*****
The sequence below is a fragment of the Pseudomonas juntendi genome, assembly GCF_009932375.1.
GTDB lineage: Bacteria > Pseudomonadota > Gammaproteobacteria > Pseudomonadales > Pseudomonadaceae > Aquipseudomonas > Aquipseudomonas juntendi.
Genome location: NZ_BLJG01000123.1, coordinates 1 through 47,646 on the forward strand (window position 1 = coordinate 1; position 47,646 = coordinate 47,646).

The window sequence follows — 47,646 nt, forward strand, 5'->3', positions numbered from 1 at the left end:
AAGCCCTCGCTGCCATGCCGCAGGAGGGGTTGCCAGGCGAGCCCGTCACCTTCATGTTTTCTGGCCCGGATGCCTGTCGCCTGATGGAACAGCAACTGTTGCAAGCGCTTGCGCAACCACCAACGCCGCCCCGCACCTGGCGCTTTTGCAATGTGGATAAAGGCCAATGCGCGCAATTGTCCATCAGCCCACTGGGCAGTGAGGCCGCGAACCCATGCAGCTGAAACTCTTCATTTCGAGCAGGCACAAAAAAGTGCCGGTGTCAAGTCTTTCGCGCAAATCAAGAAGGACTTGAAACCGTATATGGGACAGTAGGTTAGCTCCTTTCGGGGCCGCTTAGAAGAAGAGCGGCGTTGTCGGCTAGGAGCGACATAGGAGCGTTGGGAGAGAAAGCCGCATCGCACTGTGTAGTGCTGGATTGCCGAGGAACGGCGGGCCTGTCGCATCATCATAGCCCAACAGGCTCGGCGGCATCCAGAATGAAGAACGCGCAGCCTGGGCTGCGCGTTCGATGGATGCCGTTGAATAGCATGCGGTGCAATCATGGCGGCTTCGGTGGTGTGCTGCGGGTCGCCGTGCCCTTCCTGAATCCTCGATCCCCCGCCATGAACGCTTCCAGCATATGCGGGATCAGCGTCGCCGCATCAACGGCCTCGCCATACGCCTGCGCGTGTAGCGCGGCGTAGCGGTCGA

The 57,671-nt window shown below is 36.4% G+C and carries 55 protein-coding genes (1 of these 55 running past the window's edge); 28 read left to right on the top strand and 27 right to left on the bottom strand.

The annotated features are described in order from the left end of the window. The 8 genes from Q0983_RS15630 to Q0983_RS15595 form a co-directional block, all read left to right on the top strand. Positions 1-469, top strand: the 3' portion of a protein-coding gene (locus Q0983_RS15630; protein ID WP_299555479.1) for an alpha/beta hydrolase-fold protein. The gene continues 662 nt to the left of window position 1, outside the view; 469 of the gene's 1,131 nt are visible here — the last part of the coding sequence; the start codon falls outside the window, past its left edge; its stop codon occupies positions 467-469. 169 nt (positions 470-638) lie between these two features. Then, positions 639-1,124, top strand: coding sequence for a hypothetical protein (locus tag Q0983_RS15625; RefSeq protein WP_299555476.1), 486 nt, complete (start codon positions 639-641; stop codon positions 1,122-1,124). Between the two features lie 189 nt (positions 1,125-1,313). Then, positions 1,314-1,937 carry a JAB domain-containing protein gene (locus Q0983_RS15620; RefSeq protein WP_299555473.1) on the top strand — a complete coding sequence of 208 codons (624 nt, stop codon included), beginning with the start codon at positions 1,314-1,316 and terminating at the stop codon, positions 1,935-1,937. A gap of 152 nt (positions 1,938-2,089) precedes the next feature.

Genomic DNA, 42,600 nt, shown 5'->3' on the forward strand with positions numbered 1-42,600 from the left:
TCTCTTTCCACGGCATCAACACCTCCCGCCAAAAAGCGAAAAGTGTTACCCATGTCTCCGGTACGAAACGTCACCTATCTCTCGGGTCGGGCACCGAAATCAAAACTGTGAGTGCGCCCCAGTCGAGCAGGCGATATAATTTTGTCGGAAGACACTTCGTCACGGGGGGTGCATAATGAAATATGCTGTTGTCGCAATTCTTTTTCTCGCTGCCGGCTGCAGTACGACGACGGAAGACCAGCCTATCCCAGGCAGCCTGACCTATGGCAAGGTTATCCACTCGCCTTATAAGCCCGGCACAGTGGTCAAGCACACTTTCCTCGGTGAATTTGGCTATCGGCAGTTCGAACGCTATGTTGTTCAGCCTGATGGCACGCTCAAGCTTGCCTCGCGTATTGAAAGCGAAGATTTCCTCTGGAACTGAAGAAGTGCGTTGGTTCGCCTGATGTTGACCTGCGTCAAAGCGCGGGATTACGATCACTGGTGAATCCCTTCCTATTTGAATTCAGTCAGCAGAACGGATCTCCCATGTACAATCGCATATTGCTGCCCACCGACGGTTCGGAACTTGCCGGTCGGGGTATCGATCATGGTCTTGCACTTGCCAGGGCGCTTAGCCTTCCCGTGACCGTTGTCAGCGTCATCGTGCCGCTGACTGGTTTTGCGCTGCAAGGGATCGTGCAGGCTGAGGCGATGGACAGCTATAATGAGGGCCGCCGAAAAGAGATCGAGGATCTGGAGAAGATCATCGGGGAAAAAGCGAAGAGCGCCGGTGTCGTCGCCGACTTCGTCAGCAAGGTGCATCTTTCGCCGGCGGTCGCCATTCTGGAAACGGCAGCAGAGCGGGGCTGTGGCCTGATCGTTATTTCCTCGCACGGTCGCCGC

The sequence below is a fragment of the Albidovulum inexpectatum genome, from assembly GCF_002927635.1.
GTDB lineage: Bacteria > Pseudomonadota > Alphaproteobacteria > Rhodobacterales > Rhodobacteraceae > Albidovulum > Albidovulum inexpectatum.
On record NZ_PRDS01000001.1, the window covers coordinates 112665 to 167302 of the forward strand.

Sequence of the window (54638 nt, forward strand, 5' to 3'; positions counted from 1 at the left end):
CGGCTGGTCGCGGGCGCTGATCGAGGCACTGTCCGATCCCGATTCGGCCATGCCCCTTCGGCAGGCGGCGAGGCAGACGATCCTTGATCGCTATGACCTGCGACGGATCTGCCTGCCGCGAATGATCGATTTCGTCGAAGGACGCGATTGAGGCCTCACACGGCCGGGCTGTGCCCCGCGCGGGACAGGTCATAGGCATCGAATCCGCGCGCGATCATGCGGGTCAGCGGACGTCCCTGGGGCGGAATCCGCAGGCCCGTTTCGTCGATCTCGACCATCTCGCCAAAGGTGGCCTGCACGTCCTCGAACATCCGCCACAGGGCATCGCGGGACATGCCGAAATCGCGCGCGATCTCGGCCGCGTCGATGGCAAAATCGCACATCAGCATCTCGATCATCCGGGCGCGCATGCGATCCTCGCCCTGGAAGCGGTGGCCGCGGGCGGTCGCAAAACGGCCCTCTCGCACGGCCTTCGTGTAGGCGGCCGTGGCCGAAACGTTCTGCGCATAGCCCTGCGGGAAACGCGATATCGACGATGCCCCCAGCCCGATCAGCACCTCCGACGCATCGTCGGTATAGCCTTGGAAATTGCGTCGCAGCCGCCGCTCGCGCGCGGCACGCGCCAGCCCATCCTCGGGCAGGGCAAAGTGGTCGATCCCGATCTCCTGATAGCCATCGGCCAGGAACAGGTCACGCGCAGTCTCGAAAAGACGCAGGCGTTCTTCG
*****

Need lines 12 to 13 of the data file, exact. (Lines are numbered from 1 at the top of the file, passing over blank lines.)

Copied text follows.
On record NZ_PRDS01000001.1, the window covers coordinates 112665 to 167302 of the forward strand.

Sequence of the window (54638 nt, forward strand, 5' to 3'; positions counted from 1 at the left end):